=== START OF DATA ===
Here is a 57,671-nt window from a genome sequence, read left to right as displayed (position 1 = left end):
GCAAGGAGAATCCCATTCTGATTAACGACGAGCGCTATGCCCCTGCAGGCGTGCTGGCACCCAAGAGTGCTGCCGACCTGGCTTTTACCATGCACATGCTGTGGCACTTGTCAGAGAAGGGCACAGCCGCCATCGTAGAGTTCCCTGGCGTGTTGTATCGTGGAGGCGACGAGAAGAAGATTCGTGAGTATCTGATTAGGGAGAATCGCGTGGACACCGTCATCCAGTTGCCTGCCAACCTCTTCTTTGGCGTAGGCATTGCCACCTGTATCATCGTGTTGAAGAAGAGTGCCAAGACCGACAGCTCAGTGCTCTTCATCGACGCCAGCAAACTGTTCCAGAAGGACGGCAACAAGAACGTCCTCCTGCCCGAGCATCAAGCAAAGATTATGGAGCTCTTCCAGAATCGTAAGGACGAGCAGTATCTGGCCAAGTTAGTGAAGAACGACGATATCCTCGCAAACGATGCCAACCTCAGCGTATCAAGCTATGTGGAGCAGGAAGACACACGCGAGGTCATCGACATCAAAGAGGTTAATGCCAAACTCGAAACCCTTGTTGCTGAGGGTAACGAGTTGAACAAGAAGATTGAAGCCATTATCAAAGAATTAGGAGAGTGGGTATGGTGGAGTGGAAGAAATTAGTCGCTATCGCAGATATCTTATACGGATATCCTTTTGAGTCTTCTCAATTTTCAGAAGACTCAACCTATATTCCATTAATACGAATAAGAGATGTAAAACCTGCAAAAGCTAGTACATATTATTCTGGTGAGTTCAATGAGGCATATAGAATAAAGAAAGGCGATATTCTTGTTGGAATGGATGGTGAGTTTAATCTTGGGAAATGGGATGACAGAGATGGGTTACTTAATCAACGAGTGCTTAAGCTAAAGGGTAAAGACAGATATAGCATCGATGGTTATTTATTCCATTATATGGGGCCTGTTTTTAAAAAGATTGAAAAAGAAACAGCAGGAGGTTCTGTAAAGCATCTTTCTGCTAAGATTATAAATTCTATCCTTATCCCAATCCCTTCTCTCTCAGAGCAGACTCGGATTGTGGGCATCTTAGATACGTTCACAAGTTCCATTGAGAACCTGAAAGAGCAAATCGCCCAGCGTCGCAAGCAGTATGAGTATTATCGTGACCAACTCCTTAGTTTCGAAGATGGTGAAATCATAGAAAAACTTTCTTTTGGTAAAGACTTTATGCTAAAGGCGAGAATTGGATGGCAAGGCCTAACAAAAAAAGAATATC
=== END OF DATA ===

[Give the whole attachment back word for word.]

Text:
Here is a 57,671-nt window from a genome sequence, read left to right as displayed (position 1 = left end):
GCAAGGAGAATCCCATTCTGATTAACGACGAGCGCTATGCCCCTGCAGGCGTGCTGGCACCCAAGAGTGCTGCCGACCTGGCTTTTACCATGCACATGCTGTGGCACTTGTCAGAGAAGGGCACAGCCGCCATCGTAGAGTTCCCTGGCGTGTTGTATCGTGGAGGCGACGAGAAGAAGATTCGTGAGTATCTGATTAGGGAGAATCGCGTGGACACCGTCATCCAGTTGCCTGCCAACCTCTTCTTTGGCGTAGGCATTGCCACCTGTATCATCGTGTTGAAGAAGAGTGCCAAGACCGACAGCTCAGTGCTCTTCATCGACGCCAGCAAACTGTTCCAGAAGGACGGCAACAAGAACGTCCTCCTGCCCGAGCATCAAGCAAAGATTATGGAGCTCTTCCAGAATCGTAAGGACGAGCAGTATCTGGCCAAGTTAGTGAAGAACGACGATATCCTCGCAAACGATGCCAACCTCAGCGTATCAAGCTATGTGGAGCAGGAAGACACACGCGAGGTCATCGACATCAAAGAGGTTAATGCCAAACTCGAAACCCTTGTTGCTGAGGGTAACGAGTTGAACAAGAAGATTGAAGCCATTATCAAAGAATTAGGAGAGTGGGTATGGTGGAGTGGAAGAAATTAGTCGCTATCGCAGATATCTTATACGGATATCCTTTTGAGTCTTCTCAATTTTCAGAAGACTCAACCTATATTCCATTAATACGAATAAGAGATGTAAAACCTGCAAAAGCTAGTACATATTATTCTGGTGAGTTCAATGAGGCATATAGAATAAAGAAAGGCGATATTCTTGTTGGAATGGATGGTGAGTTTAATCTTGGGAAATGGGATGACAGAGATGGGTTACTTAATCAACGAGTGCTTAAGCTAAAGGGTAAAGACAGATATAGCATCGATGGTTATTTATTCCATTATATGGGGCCTGTTTTTAAAAAGATTGAAAAAGAAACAGCAGGAGGTTCTGTAAAGCATCTTTCTGCTAAGATTATAAATTCTATCCTTATCCCAATCCCTTCTCTCTCAGAGCAGACTCGGATTGTGGGCATCTTAGATACGTTCACAAGTTCCATTGAGAACCTGAAAGAGCAAATCGCCCAGCGTCGCAAGCAGTATGAGTATTATCGTGACCAACTCCTTAGTTTCGAAGATGGTGAAATCATAGAAAAACTTTCTTTTGGTAAAGACTTTATGCTAAAGGCGAGAATTGGATGGCAAGGCCTAACAAAAAAAGAATATC